Interview: The Cockleman

Photos: Dom Henry
Interview: Al Needham
Wednesday 31 December 2008
reading time: min, words

"I'm not too keen on the whelks meself, but they’re very good for keeping your wife quiet for a bit"


When you live in a city that changes as rapidly as ours, you appreciate the things that stay the same - and nobody has stayed the same longer than the Cockleman. For over 40 years, he has rolled up in his white coat and hat, dishing the fish to our Nanas, Mams, and maybe even our kids one day. Ever since LeftLion started, we’ve been determined to discover the man behind the basket. That day has finally come…

So tell us about yourself, Cockleman… 
My full name is David Colin Bartram, and I’ll be 62 this year. I was born in West Bridgford, but I was legally adopted because my parents wanted a little girl. Which was a bit stupid of them, but you have to tek life as it comes, don’t you? I left school at fifteen and worked on the farms – milking and herding and that.

So what got you into the world of fishmongering?
When I used to come home at the weekend, I’d do a few Saturdays for a man called Harry Tenby, who used to run the cockle trade in Notts, was a Norfolk lad who lived next but one to me and a was a very decent man. Swam the Channel once. He gave me the basket, and a list of pubs to do. I was very nervous, because he said “Keep away from the bikers and the rugby lads, because they’re hard”. Ha! They’re weren’t. It was the football lads you had to watch out for, then and now.

Anyroad, when he emigrated to Spain, I took over with my wife – who we met when we worked on this job. We were courting for 12 years, because her husband died on the railway. She had seven kids, and we wanted to wait until they grew up. And then we were married for 22 years. Anyroad, I got laid off at my day job, so we used the redundancy money to build the business up - at one time we had seven staff and 250 pubs, but then my wife died about 13 years ago and I do it on me own now. I’ve been doing this for 41 years, in all. 

What was it like in town like then?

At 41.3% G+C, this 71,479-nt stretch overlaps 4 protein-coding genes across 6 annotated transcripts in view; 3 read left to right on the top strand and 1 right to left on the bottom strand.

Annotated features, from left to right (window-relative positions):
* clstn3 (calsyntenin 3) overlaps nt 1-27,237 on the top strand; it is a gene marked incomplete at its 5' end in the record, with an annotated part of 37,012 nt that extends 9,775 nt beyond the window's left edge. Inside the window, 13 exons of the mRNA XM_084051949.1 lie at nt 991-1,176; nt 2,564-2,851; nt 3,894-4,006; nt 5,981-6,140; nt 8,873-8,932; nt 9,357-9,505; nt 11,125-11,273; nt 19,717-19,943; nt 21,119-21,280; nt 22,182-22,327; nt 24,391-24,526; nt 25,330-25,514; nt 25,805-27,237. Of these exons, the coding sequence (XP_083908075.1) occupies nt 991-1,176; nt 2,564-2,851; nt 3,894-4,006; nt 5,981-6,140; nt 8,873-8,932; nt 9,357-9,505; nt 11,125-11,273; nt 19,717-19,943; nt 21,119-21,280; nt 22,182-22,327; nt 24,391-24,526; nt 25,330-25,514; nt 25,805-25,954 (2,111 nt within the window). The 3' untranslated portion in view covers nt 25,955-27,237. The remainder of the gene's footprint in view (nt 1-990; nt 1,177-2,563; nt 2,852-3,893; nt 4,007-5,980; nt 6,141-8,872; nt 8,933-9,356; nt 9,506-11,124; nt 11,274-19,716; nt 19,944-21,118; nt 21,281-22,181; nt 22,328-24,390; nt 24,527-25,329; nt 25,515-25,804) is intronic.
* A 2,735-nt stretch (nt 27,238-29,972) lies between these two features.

You’ve seen Saturday Night and Sunday Morning, haven’t you? That’s just how it was. Town was very busy, like you’d expect, and business was very good. I used to do town, but we went as far as Long Eaton, Beeston, Shelford, East Bridgford, Gotham… right the way round Notts. Pubs have changed a lot since then – they try to mek ‘em trendy, if you ask me. All you need to do with a pub is keep the tradition, mek it a nice chill-out place, bit o’ music… not too tarty. There used to be the odd scuffle and that, but nothing like it is now. Walking the streets nowadays, you need to keep your wits about you. There’s a lot of youngsters drinking too heavy these days – not that we didn’t drink, but not that much. And Saturday night has got very moody. 

So have you ever had competition in town? 
Not really. I’ve had blokes try it, and think they can do it better than me, but they never had the bottle. I must admit it was quite scary going into a pub and selling, but back then all the pubs in town were run by husband-and-wife teams, and if you asked them first everyone was alright with it. It was easier then, before the chain pubs came in. You could follow the landlords from pub to pub. 

Chain pubs are changing everything, aren’t they?
They won’t let me in. They’ve all got ‘company policies’. You don’t have that personal contact with whoever’s running it nowadays, which is a shame. There was a time when I used to sell in (BIG HORRIBLE PUB IN TOWN, YES, THAT ONE – LL), but then one of the doormen asked for a bribe, so I don’t bother there anymore. Luckily, there’s still plenty of decent pubs about. 

So why should everyone have a bit of fish with their pint? 
Well, it’s brain food, in’t it? And my seafood is completely untainted by seasoning, so it won’t spoil your beer. Personally I like the prawns and the cockles, but I’d have owt out of me basket. Not too keen on the whelks meself, but they’re very good for keeping your wife quiet for a bit. I know a gentleman who’s got a bit of a noisy wife when she’s had a drink, and every time he sees me he’s after me whelks… 

What’s the difference between Ocean Sticks and Ocean Pinks? 
Ocean Sticks are the crab sticks. Except they’re not – they’re monkfish with a bit of flavouring. Ocean Pinks are… a shape. And they’re totally different. 

Do you ever get aggro in town? 
Well, it’s scarier these days. You’re always worried that you might get jumped. And it’s happened a time or two. But not many of ‘em get away with it, because my basket likes to hit a bloke’s belly button. Oh yes. I’m not bragging, but I’ve knocked a few over in town. Only to protect meself, mind. I don’t need a knife or any of that rubbish. My basket protects me. I don’t know why they bother, because I only come out with three pound a night. 

Take us through your day…